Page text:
Streams

The Coming E-Book Apocalypse

Friday, June 25, 2010

books, cookies, reading list (Caro Wallis/flickr)

"It’s an apocalyptic summer,” Jason Boog says about the publishing industry. Boog, the publishing editor of mediabistro.com, is referring to the fact that this is the first summer e-books have impacted the market in a big way. With three e-reader devices — the Kindle, Nook, and now the iPad — becoming ubiquitous, publishers are taking this new market very seriously.

On June 16, the Association of American Publishers released their report comparing April 2010 book sales to those from the previous year. For now at least, traditional print books still hold the market, with the adult hardcover category rising 49.2 percent from the year before. That comes to 142.9 million dollars in sales, according to Boog.

“It’s really good news because the industry really depends on those hardcover figures,” says Boog, who also edits mediabistro.com's GalleyCat blog. “That’s where a lot of the money and the foundation of the publishing industry comes from.”

People from all corners of the publishing industry were re-tweeting and celebrating the numbers all day.

Nonetheless, e-books are definitely here to stay, and sales were up 127 percent, generating $27.4 million in sales.

And on June 21, Barnes and Noble released a new $149 wi-fi edition of the Nook that will compete with Amazon’s Kindle, which sells for $199.

“These are very, very competitive prices,” Boog explains. “I think readers may just want to take another look at the Nook if they had been considering buying the Amazon kindle or even an iPad. It’s a very affordable e-reader, and they’re building a great library.”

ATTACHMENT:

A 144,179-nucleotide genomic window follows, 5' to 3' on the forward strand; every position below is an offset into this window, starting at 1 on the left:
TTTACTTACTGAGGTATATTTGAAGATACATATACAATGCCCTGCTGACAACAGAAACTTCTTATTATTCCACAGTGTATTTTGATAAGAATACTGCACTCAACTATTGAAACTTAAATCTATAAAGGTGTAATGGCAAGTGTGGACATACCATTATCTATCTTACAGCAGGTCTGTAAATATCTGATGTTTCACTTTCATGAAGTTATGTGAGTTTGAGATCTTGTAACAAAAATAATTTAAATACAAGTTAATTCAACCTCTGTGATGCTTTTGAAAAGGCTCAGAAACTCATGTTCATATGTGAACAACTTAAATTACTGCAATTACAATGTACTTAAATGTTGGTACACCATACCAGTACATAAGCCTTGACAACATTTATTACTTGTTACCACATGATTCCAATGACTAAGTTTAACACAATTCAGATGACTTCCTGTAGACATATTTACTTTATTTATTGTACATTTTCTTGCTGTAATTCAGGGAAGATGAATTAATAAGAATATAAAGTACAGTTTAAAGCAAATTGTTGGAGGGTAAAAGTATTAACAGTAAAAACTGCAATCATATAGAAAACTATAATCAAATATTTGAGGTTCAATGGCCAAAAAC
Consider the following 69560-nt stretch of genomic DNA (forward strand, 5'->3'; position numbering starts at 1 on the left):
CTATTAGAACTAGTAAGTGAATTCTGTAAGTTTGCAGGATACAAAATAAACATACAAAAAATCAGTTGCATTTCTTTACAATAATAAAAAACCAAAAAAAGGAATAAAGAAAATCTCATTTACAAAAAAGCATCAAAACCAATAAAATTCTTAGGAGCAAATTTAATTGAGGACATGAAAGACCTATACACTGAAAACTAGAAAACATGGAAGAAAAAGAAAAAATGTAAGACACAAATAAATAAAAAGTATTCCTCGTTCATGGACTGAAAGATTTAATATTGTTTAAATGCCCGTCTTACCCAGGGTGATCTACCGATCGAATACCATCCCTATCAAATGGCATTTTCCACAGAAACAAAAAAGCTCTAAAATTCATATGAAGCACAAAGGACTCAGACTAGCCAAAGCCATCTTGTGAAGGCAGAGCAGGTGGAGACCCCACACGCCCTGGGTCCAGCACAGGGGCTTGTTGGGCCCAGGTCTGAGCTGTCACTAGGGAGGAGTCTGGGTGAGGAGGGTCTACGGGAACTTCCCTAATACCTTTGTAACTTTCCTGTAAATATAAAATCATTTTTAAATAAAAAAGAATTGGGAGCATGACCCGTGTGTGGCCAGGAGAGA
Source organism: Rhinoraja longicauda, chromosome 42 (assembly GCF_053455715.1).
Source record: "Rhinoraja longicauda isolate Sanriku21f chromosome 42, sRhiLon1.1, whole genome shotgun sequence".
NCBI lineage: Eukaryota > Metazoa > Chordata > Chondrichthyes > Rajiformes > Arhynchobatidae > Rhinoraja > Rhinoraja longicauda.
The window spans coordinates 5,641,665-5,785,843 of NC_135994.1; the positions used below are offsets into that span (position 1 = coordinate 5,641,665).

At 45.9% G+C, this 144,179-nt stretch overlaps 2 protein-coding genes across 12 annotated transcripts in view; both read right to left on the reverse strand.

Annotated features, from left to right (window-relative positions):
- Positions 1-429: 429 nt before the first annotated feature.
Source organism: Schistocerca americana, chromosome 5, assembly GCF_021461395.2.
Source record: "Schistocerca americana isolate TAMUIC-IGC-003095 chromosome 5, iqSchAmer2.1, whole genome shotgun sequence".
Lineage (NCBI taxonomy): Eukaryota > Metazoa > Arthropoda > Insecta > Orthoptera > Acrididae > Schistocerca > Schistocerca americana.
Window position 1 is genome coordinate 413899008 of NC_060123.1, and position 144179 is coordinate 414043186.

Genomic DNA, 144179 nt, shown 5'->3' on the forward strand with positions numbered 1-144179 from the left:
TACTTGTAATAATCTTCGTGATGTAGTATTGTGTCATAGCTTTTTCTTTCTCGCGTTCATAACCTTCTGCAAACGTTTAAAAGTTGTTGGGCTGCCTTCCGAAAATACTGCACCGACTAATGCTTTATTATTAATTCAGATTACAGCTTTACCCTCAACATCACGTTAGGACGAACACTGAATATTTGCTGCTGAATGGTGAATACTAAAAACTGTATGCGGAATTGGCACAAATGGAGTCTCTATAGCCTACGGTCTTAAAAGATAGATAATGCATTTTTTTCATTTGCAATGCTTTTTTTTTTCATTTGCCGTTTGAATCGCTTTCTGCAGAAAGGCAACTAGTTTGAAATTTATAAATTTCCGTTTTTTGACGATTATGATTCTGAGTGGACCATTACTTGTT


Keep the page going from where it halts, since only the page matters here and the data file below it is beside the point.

Boog notes that, during the summer, people tend to look for the kind of books that are long on page count but low on content. Boog's list of page-turning adventure novels includes several with a dark tinge, like Stieg Larsson's Lisbeth Salander series (most recently The Girl Who Kicked the Hornet's Nest) and Tana French’s upcoming novel, A Faithful Place. He also says Justin Cronan’s The Passage could be the next Da Vinci Code–like phenomenon.

One book Boog expects to see selling big this summer is Glenn Beck’s Overton Window. The novel is Beck’s first thriller, which Boog describes as a “kind of conspiratorial look at a future I think conservative people might imagine, so I think it’s going to play right into the troubled minds of people during this recession and click with his audience.”

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